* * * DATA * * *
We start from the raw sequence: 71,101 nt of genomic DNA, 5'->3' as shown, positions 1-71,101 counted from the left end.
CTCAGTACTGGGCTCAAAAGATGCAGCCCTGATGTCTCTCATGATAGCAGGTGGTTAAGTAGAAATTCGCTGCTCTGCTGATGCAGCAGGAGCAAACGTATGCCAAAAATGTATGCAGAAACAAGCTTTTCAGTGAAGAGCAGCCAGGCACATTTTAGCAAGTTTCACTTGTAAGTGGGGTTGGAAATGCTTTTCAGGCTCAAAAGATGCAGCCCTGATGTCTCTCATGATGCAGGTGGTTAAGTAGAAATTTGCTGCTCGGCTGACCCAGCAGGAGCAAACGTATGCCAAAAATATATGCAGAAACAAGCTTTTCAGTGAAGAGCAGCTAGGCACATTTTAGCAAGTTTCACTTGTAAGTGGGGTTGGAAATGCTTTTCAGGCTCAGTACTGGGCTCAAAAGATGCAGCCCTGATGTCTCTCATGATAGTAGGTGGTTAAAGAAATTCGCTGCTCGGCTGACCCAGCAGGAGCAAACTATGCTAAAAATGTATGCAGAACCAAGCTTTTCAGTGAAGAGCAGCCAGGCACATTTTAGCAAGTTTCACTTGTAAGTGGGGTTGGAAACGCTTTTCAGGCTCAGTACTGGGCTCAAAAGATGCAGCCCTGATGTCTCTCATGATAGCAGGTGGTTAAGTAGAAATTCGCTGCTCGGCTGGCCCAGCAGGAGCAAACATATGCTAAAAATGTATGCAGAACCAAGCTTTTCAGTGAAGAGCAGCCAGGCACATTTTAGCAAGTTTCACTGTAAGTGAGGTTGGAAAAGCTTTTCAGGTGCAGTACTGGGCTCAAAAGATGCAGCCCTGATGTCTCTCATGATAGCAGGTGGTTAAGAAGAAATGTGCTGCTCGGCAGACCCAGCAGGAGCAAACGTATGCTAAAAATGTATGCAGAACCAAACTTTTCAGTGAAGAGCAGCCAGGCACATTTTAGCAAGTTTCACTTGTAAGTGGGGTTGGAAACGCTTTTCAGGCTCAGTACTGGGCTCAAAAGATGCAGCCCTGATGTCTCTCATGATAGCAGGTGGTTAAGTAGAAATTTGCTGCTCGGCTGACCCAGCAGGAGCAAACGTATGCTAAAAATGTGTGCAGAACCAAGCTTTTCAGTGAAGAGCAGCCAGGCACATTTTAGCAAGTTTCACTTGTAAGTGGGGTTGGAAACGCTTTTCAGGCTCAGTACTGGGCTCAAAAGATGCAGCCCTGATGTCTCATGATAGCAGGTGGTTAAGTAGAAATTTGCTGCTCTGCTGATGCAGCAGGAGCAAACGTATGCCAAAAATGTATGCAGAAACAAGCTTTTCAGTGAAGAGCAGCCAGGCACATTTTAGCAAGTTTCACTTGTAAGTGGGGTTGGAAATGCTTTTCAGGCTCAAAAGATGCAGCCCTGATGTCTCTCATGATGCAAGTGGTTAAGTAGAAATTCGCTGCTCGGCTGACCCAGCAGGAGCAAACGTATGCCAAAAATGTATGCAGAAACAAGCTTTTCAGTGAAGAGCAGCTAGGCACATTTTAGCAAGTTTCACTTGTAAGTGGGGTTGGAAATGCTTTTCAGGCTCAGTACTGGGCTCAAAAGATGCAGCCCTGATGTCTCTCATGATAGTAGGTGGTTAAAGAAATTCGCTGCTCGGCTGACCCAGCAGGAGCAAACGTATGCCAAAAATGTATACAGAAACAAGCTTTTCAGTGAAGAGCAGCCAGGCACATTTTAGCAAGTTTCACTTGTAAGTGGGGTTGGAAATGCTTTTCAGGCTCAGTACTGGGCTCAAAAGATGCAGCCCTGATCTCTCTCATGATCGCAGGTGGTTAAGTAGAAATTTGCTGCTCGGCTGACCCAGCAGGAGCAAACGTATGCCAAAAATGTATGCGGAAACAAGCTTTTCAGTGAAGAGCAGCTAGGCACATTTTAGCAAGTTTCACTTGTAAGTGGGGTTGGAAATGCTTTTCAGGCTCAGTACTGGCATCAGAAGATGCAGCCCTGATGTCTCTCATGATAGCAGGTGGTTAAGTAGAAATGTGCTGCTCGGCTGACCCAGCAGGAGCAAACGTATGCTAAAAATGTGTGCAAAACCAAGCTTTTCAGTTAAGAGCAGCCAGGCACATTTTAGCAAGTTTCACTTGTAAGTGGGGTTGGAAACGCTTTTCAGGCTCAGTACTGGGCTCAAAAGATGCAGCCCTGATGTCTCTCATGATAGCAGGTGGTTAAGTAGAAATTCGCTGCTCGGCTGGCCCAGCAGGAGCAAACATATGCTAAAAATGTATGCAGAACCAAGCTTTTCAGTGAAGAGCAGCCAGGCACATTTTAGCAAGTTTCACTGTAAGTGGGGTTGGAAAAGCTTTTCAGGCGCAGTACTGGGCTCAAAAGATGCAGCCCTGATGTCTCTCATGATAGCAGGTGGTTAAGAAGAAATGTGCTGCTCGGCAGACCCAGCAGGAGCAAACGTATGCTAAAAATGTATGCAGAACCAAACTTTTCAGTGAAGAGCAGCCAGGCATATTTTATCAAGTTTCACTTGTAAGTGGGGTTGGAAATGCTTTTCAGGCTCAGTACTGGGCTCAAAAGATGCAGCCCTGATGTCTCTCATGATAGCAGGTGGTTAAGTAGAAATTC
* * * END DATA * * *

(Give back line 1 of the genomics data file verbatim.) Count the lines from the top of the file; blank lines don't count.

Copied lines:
We start from the raw sequence: 71,101 nt of genomic DNA, 5'->3' as shown, positions 1-71,101 counted from the left end.